Value Description
-1 The product is neither advertised nor installed.
1 The product is advertised but not installed
2 The product is installed for a different user
5 The product is installed for the current user

Feature Component State

So every feature and component is checked for state prior to it being marked as something that needs to be installed. So selecting different features “usually” changes the feature state and subsequently all the components within that feature (of course there are exceptions to every rule, the condition table and feature / component conditions all have effect here also.).

The first item here, show the feature name as Complete and it is currently Absent. So the requested action is to install it Local. So the components follow the same pattern. This one is a little tricky so more detail here


Value Value: Description
Installed Local        
Source     
Advertise  
Absent
already installed to run local
already installed to run from source
already installed as advertised
not installed
Request Local
Source     
Advertise  
Reinstall   
Absent
requests to install the item to run local
requests to install the item to run from source
requests to advertise the item
requests to reinstall the item
should not be installed
Action Local        
Source     
Reinstall   
Absent     
Null
actually performs install to run local
actually performs install to run from source
actually reinstalls the item
actually removes the item
do nothing

MSI (s) (94:28) [20:46:12:390]: Feature: Complete; Absent: Local;   Request: Local;   Action: Local
MSI (s) (94:28) [20:46:12:390]: Component: Registry; Installed: Absent;   Request: Local;   Action: Local
MSI (s) (94:28) [20:46:12:390]: Component: VersionRegistry; Installed: Local;   Request: Local;   Action: Local
MSI (s) (94:28) [20:46:12:390]: Component: slupExecutable; Installed: Absent;   Request: Local;   Action: Local
MSI (s) (94:28) [20:46:12:390]: Component: CoreLibrary; Installed: Absent;   Request: Local;   Action: Local
MSI (s) (94:28) [20:46:12:390]: Component: CtrlLibrary; Installed: Absent;   Request: Local;   Action: Local

Reading Actions and return codes

Action start 1:18:02: INSTALL.
MSI (c) (A1:6A): UI Sequence table 'InstallUISequence' is
present and populated.
MSI (c) (A1:6A): Running UISequence
MSI (c) (A1:6A): Skipping action: ResumeInstall (condition is false)
MSI (c) (A1:6A): Doing action: CheckOSandSPAction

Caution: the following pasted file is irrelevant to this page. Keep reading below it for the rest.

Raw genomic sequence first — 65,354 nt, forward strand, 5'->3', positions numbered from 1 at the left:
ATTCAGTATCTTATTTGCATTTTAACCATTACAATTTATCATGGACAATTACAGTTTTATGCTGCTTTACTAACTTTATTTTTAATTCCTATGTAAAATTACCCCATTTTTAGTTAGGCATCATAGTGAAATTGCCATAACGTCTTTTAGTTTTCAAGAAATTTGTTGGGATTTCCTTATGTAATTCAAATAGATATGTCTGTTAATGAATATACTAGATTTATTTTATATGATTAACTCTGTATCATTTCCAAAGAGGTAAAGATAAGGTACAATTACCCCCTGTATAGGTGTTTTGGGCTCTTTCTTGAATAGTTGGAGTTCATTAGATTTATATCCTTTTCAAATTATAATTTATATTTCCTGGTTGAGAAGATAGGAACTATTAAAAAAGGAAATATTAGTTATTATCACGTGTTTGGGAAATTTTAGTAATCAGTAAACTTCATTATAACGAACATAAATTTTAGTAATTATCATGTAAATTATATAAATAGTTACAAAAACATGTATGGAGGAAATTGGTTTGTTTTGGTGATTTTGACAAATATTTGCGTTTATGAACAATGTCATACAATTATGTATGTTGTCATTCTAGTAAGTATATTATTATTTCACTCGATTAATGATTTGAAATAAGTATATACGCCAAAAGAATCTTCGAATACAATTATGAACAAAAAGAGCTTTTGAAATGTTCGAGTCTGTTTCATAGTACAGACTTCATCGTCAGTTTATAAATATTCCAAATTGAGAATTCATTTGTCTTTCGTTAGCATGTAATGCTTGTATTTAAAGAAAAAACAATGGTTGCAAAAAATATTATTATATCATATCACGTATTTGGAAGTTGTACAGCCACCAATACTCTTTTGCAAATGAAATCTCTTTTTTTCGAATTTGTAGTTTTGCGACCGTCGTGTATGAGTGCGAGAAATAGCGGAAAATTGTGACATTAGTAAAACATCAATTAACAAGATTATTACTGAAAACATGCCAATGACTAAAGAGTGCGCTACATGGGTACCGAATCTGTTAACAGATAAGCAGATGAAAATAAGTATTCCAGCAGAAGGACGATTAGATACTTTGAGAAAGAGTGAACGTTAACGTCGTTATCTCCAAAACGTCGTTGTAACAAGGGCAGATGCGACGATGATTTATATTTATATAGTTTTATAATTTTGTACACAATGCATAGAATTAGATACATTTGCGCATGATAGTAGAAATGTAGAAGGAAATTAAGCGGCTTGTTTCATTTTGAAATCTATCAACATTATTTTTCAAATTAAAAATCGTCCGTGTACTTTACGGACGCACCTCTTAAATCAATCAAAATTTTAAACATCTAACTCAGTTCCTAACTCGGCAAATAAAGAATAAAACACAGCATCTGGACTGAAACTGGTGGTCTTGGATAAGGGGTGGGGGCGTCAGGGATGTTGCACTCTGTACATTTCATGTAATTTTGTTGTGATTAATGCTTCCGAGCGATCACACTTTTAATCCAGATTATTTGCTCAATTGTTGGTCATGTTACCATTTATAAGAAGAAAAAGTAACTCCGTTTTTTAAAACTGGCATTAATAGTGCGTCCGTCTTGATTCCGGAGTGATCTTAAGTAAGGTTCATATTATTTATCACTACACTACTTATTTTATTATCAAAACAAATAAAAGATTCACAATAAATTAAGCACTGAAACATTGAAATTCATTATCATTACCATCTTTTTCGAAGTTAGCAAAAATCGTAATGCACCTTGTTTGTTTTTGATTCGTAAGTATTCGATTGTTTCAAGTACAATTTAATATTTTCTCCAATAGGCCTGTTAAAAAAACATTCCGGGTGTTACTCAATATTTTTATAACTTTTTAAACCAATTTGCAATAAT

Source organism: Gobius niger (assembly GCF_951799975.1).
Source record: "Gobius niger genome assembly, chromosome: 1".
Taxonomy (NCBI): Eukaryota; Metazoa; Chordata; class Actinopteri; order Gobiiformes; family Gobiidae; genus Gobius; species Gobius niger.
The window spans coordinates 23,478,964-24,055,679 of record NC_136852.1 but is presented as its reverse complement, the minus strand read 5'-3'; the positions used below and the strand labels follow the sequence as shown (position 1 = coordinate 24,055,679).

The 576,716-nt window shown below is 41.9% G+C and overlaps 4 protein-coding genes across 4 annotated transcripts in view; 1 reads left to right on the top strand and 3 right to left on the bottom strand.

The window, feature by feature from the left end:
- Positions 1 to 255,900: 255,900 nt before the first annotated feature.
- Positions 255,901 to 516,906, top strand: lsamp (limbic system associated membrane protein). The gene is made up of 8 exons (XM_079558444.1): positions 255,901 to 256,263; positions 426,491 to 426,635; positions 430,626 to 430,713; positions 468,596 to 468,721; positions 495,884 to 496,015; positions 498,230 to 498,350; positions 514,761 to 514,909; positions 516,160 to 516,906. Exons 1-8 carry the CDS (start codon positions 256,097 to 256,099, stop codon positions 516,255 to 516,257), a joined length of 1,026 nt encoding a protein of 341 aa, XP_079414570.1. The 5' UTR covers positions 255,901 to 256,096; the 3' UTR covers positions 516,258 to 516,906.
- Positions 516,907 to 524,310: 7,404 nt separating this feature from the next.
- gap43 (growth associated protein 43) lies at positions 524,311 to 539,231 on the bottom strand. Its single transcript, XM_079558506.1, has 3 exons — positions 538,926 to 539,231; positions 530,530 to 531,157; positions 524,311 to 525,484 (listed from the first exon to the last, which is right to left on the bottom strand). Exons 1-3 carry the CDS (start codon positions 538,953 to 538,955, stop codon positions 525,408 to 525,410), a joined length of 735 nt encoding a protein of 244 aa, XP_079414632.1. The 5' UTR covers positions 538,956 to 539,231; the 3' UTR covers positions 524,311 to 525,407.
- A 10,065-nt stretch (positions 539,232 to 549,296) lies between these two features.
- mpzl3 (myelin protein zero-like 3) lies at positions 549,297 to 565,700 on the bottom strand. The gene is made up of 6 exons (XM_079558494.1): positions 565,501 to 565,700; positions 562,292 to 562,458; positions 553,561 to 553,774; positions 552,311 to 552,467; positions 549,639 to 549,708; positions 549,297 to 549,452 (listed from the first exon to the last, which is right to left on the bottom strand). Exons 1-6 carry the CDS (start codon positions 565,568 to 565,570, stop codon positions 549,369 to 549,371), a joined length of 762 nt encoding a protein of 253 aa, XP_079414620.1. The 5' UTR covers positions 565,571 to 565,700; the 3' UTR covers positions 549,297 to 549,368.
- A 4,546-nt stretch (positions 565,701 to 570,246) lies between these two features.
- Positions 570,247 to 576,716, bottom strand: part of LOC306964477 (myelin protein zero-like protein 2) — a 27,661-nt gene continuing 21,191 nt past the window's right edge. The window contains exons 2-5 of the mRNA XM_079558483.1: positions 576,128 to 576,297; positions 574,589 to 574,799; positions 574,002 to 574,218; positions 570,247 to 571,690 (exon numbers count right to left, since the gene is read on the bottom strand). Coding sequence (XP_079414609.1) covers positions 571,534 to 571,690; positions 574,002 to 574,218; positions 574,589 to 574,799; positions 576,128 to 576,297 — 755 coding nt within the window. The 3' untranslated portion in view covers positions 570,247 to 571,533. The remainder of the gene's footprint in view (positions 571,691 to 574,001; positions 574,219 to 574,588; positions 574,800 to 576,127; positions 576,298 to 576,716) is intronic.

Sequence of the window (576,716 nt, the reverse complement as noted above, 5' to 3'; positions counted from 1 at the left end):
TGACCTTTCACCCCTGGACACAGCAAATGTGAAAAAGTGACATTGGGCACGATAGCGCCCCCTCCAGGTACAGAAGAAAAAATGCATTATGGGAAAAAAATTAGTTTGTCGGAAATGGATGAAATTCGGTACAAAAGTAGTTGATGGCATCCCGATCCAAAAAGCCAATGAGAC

Action start 1:18:02: CheckOSandSPAction.
MSI (c) (A1:6A): Creating MSIHANDLE (1) of type 790542 for thread 110
Action ended 1:18:02: CheckOSandSPAction. Return value 1.
The valid return codes are:
Value Description
0

Action not invoked; most likely does not exist.

1

Completed actions successfully.

2

User terminated prematurely.

3

Unrecoverable error occurred.

4

Sequence suspended, to be resumed later.

Shell32 API calls

Where you see one of these there is a good chance a directory is being resolved for the current target platform.

MSI (s) (94:28) [20:46:11:843]: SHELL32::SHGetFolderPath returned: C:\Documents and Settings\All Users\Templates

Old hands tips for log reading

1) Start at the bottom and work up

2) If your install fails with dialogs open. Leave dialogs on screen and goto log whilst error message is still visible

3) Use WiLogUtl.exe

4) Don’t forget the newest extended logging options /l*vx (most of you are still using /l*v)

5) Keep the sequences in mind when reading a logfile (strangely enough they coincide nicely)

6) Enable GPO logging or policy registry option if you need to log repairs

7) Now you have this information take a 30 minutes out of your day and read an entire log you’ll be surprised what you learn.

Now all that being said, I’m not getting a lot of feedback about these blogs so its hard to gauge if anyone is really reading or even interested in this stuff or not.

5 thoughts on “MSI Understanding the Windows Installer Logs

  1. Thanks for this information. In the middle of trying to determine why an appsearch is failing saying it has already run client side when the log doesnt show it.

  2. Thanks a lot for this information. Never seen a such complete and precise msi log description. Very useful. Good job !

  3. Great inforamation….

    Sleeping today with a satisfaction that i learnt something new today… 🙂

  4. Very useful and insightful. Thanks. I hope I’m now a step closer to solving my problem.